Scientists uncover long-lost river near pyramids, shedding light on ancient Egyptians’ construction methods

Researchers have recently uncovered evidence suggesting that the ancient Egyptians may have had assistance in building the pyramids from a long-lost river, rather than extraterrestrial help. The discovery of a previously unknown branch of the Nile near dozens of pyramid sites supports the theory that massive stone blocks were transported to the construction sites by floating them on rafts down rivers.

For centuries, the mystery of how the ancient Egyptians managed to transport colossal stone blocks over great distances to construct their monuments has puzzled scholars. Floating the blocks on rafts down rivers has long been considered a plausible explanation, but the Nile, which is located kilometers away from the pyramids, presented a challenge to this theory. However, a new study suggests that a branch of the Nile, named “Ahramat” (meaning pyramids in Arabic), once flowed much closer to the pyramid sites before drying up over time.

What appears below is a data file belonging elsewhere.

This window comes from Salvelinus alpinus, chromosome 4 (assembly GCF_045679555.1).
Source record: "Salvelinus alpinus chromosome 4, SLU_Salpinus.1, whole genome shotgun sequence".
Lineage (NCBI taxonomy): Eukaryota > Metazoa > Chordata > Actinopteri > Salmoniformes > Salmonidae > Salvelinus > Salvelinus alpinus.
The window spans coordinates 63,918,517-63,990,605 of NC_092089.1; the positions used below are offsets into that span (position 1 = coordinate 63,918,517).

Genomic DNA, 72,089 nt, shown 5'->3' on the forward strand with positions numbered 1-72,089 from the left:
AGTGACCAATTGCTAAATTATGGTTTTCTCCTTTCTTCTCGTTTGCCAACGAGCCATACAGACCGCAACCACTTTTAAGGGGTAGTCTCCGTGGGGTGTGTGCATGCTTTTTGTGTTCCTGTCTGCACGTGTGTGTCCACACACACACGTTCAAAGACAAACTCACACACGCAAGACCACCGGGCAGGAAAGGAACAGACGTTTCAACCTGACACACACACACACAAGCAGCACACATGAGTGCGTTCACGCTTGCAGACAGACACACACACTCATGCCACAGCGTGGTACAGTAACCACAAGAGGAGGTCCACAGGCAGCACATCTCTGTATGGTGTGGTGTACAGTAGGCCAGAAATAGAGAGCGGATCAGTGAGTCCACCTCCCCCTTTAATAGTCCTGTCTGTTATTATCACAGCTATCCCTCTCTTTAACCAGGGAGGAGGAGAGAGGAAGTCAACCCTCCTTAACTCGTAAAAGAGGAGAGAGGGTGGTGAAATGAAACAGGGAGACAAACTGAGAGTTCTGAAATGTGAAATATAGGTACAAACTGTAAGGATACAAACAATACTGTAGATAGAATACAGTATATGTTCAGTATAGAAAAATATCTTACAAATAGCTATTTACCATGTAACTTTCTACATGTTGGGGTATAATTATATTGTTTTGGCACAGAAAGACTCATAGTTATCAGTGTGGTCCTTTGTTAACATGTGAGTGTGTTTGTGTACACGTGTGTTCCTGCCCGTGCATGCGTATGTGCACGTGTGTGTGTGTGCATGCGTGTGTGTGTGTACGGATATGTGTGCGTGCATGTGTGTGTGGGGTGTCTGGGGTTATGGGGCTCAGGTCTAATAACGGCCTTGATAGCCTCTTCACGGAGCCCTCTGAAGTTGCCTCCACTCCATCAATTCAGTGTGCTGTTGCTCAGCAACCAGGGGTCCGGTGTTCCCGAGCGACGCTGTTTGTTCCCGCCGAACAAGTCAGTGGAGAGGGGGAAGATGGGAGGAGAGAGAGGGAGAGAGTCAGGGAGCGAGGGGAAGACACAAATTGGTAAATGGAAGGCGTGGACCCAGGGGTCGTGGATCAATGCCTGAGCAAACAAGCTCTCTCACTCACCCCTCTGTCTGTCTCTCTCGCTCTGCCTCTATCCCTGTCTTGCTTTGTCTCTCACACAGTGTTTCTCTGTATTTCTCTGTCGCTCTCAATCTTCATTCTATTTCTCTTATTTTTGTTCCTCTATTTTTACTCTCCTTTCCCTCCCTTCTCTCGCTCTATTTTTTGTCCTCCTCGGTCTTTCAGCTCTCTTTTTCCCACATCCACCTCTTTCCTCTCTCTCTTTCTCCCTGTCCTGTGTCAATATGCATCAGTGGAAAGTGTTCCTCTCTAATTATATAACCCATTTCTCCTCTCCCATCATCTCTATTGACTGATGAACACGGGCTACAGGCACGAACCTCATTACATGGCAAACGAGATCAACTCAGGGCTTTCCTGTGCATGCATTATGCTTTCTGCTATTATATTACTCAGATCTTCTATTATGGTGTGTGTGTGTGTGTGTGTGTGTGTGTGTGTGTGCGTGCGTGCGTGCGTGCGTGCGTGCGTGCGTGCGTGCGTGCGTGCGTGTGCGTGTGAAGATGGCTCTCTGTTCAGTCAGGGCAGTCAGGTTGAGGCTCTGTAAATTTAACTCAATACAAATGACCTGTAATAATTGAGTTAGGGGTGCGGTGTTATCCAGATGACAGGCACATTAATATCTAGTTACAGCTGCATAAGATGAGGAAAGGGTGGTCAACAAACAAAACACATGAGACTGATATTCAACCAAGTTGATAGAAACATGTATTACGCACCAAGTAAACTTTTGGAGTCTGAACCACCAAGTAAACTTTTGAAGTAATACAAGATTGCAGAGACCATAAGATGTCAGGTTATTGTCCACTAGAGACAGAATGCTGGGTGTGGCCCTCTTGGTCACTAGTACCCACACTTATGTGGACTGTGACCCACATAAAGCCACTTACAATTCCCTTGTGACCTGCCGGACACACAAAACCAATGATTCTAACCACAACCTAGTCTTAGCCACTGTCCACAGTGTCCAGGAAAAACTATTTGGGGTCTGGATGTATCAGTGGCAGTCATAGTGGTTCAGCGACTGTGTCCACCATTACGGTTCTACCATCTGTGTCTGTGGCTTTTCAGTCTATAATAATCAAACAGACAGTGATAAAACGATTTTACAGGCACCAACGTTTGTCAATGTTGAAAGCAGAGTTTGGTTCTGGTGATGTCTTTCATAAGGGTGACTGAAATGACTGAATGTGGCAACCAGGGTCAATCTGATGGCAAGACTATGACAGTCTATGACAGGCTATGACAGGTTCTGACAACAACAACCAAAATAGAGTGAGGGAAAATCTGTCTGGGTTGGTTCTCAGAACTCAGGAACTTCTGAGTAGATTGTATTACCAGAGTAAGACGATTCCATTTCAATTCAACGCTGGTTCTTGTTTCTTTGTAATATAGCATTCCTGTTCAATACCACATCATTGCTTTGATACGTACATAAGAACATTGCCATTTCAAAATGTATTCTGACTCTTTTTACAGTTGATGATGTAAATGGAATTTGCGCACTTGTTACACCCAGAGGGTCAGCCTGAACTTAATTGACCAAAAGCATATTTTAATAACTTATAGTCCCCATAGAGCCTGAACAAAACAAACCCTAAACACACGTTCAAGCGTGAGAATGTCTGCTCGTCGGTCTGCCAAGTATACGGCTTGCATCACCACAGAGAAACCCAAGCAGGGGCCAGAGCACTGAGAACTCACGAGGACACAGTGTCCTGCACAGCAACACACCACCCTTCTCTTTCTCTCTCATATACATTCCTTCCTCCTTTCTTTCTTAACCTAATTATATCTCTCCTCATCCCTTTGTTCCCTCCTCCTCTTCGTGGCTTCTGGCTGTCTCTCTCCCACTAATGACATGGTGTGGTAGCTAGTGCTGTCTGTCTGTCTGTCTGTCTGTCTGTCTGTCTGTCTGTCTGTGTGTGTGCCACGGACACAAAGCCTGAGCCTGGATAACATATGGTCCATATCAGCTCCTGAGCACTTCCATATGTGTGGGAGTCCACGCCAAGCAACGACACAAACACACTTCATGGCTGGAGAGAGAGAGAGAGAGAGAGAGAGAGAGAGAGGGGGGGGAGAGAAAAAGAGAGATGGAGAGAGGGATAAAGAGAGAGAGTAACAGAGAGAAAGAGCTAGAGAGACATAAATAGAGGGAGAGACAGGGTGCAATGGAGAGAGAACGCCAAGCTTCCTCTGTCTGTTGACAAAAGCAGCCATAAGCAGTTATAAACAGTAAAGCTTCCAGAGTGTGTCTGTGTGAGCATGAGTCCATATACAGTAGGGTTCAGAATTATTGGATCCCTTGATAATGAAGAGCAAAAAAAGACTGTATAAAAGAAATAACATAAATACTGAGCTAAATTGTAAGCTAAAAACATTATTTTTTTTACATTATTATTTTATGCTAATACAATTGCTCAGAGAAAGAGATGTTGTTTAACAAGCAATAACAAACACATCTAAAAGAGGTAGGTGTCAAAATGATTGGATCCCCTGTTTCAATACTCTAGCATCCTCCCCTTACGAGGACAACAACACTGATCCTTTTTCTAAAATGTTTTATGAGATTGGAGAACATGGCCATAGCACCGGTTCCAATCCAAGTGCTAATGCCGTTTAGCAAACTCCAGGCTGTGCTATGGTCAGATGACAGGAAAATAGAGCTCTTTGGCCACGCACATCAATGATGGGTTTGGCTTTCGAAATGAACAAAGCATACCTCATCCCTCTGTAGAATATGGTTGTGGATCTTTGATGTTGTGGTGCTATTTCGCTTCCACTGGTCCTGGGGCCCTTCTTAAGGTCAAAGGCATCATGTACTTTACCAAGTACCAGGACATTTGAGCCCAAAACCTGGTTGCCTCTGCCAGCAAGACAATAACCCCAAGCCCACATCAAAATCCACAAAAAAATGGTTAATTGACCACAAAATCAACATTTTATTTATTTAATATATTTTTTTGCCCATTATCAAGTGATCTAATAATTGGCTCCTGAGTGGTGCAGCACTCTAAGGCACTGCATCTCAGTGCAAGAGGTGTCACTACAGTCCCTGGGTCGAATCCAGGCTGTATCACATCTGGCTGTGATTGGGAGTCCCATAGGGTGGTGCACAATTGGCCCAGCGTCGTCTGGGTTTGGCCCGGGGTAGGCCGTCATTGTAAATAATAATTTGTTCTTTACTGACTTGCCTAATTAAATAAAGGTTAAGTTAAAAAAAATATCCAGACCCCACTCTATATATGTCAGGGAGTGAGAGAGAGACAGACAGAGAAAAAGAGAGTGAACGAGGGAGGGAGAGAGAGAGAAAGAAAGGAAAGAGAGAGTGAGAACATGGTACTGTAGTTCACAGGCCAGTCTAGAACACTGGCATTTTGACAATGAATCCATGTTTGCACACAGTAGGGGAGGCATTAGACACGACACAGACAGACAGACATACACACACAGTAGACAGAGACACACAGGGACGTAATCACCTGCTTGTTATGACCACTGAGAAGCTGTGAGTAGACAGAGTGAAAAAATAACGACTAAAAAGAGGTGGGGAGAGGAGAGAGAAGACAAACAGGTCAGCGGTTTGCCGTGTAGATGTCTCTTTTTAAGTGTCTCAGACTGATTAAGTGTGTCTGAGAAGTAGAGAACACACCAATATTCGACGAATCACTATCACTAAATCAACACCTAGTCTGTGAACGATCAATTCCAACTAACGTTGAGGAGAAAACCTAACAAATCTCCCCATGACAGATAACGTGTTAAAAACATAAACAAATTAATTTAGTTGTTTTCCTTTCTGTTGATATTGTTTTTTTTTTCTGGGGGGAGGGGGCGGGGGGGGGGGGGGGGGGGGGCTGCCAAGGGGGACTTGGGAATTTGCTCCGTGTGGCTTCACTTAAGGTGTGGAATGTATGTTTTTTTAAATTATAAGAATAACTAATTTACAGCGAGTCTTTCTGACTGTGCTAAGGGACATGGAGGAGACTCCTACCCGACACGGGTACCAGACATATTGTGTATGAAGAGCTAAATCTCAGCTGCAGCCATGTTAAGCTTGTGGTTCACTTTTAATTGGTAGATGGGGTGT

Using satellite imagery, geophysical surveys, and sediment analysis, researchers have reconstructed the path of the ancient Ahramat river branch. The findings indicate that the branch ran parallel to the modern Nile, approximately 2.5 to 10.25 km west of it, and passed by numerous pyramid sites. The river was between 2 and 8 meters deep and 200 to 700 meters wide, similar in size to the current Nile.

The proximity of the Ahramat branch to the pyramid sites suggests that it may have served as a waterway for transporting construction materials. The discovery sheds light on ancient Egyptian engineering methods and could lead to new archaeological excavations in the region. This groundbreaking research, published in Nature Communications Earth & Environment, offers valuable insights into ancient Egyptian civilization and the construction of their iconic pyramids.

Jane Austen

A tech enthusiast unraveling complex concepts. Writes on AI, cybersecurity, and software trends.